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Globalization and the new world food crisis


April 27, 2008

Today’s Washington Post has an excellent story that I strongly recommend on recent rise in food prices worldwide and resulting international upheaval.

Its the exact story I would assign to my World Politics class– an example of how this thing we call Globalization brings international trade, poverty, financial speculation, climate change, domestic farm subsidies, energy prices, and environmentalism together for a perfect storm of rising food prices around the world, leading to massive world hunger, destabilizing governments, and turning much of world politics upside down. Moreover, this is a story that you can watch and feel, as you watch the price of bread at the grocery store climb up and up.

the [commodity] traders discerned an ominous snowball effect — one that would eventually bring down a prime minister in Haiti, make more children in Mauritania go to bed hungry, even cause American executives at Sam’s Club to restrict sales of large bags of rice….

“We have never seen anything like this before,” Voge said. “Prices are going up more in one day than they have during entire years in the past. But no matter the price, there always seems to be a buyer. . . . This isn’t just any commodity. It is food, and people need to eat.”

And that’s what makes this such a slow-moving tragedy–when oil prices rise, people can not drive and still eek out a way to survive. When food prices rise, its much, much harder to not eat.

Today’s article investigates the broad causes that led to the crisis(graphical depiction here).

The root cause of price surges varies from crop to crop. But the crisis is being driven in part by an unprecedented linkage of the food chain.

A big reason for higher wheat prices, for instance, is the multiyear drought in Australia, something that scientists say may become persistent because of global warming. But wheat prices are also rising because U.S. farmers have been planting less of it, or moving wheat to less fertile ground. That is partly because they are planting more corn to capitalize on the biofuel frenzy.

This year, at least a fifth and perhaps a quarter of the U.S. corn crop will be fed to ethanol plants. As food and fuel fuse, it has presented a boon to American farmers after years of stable prices. But it has also helped spark the broader food-price shock….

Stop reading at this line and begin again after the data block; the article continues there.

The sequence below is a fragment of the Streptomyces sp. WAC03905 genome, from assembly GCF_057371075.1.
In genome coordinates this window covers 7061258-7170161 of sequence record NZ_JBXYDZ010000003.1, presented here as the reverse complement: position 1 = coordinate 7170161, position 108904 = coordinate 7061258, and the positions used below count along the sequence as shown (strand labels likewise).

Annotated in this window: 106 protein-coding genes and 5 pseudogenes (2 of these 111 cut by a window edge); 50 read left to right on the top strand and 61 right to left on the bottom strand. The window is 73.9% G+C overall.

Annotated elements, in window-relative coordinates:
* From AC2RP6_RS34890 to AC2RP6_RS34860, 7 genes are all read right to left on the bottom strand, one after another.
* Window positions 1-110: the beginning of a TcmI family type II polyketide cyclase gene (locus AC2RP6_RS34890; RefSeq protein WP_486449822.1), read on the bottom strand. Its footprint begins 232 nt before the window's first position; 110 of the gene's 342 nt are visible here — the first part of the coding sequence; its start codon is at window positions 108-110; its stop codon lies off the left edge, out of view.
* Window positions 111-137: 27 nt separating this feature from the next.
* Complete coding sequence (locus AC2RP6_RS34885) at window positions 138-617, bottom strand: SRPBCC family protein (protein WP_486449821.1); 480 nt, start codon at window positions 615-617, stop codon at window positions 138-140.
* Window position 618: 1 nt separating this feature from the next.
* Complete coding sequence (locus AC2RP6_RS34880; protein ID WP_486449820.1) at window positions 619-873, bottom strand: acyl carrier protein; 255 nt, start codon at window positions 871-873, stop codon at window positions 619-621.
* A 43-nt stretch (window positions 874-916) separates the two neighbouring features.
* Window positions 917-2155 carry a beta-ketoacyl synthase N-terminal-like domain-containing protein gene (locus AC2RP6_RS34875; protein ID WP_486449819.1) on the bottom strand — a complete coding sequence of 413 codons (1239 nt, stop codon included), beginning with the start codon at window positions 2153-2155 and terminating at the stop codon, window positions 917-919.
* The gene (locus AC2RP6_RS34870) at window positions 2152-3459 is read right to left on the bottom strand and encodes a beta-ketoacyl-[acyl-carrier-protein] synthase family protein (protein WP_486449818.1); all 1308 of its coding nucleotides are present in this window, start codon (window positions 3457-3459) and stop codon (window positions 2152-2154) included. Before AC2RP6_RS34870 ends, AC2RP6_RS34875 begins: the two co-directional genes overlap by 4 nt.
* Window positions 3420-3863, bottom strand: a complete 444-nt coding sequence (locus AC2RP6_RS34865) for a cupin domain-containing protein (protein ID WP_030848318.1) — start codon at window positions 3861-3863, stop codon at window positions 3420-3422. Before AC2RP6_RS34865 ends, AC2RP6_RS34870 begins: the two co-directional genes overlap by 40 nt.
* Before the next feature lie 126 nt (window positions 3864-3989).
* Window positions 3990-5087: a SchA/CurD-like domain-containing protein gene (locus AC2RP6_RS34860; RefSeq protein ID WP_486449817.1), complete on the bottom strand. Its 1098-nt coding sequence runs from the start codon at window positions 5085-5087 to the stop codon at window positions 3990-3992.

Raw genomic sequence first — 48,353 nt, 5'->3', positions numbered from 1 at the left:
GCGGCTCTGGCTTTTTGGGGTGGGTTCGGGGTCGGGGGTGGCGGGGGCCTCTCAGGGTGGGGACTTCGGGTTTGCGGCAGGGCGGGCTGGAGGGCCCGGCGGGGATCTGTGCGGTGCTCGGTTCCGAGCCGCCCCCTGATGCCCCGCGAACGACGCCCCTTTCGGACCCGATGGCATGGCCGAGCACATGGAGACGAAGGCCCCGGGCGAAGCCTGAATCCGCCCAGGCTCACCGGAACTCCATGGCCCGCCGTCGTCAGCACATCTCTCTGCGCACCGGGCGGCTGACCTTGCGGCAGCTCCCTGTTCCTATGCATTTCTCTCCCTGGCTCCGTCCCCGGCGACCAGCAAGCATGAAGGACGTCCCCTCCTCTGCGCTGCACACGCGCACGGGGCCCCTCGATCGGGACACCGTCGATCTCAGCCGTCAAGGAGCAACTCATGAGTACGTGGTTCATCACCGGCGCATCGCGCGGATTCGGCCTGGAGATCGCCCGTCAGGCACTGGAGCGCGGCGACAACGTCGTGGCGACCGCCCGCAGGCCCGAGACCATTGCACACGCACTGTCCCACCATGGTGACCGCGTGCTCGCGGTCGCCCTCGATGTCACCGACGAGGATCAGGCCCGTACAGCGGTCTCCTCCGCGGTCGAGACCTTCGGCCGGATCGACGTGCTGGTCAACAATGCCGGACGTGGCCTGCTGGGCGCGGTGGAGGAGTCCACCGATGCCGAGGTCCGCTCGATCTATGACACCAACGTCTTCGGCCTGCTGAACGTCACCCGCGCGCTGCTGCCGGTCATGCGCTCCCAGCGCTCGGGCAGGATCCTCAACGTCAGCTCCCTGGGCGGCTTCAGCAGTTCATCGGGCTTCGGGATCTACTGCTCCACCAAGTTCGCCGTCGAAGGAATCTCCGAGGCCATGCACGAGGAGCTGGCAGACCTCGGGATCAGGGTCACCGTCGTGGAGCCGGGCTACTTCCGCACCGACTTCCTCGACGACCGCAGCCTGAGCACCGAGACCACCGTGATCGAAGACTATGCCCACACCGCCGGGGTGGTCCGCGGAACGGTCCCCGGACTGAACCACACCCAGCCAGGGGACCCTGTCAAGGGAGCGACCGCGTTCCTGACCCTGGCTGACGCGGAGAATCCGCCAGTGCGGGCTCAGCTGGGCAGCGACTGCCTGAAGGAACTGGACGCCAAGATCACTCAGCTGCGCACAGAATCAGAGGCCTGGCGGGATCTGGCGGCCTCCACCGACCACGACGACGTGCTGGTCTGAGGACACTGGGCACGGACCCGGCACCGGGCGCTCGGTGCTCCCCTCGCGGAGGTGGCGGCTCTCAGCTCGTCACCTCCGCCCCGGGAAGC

The global food trade never became the kind of well-honed machine that has made the price of manufactured goods such as personal computers and flat-screen TVs increasingly similar worldwide. With food, significant subsidies and other barriers meant to protect farmers — particularly in Europe, the United States and Japan — have distorted the real price of food globally, economists say, preventing the market from normal price adjustments as global demand has climbed.

To recap, this implicates:

  • Global Warming causing a drought
  • High oil prices, raising costs for farmers, shippers, and sellers
  • Ethanol and bio-fuels (meant to reduce the first two) sucking corn off the market
  • Farm subsidies distorting food prices
  • Lack of open markets
  • Development in large countries (China, India) leading to increased meat consumption
  • Integrated global commodities markets, allowing for speculation

And there are real political consequences to be felt. Governments toppled, people rioting, starvation–and this is only what we’ve seen so far. Far more is sure to come.

Readers are encouraged to follow the rest of the Post’s series, which will continue throughout this week.

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Dr. Peter Howard focuses on US foreign policy and international security. He studies how the implementation of foreign policy programs produces rule-based regional security regimes, conducting research in Estonia on NATO Expansion and US Military Exchange programs and South Korea on nuclear negotiations with North Korea.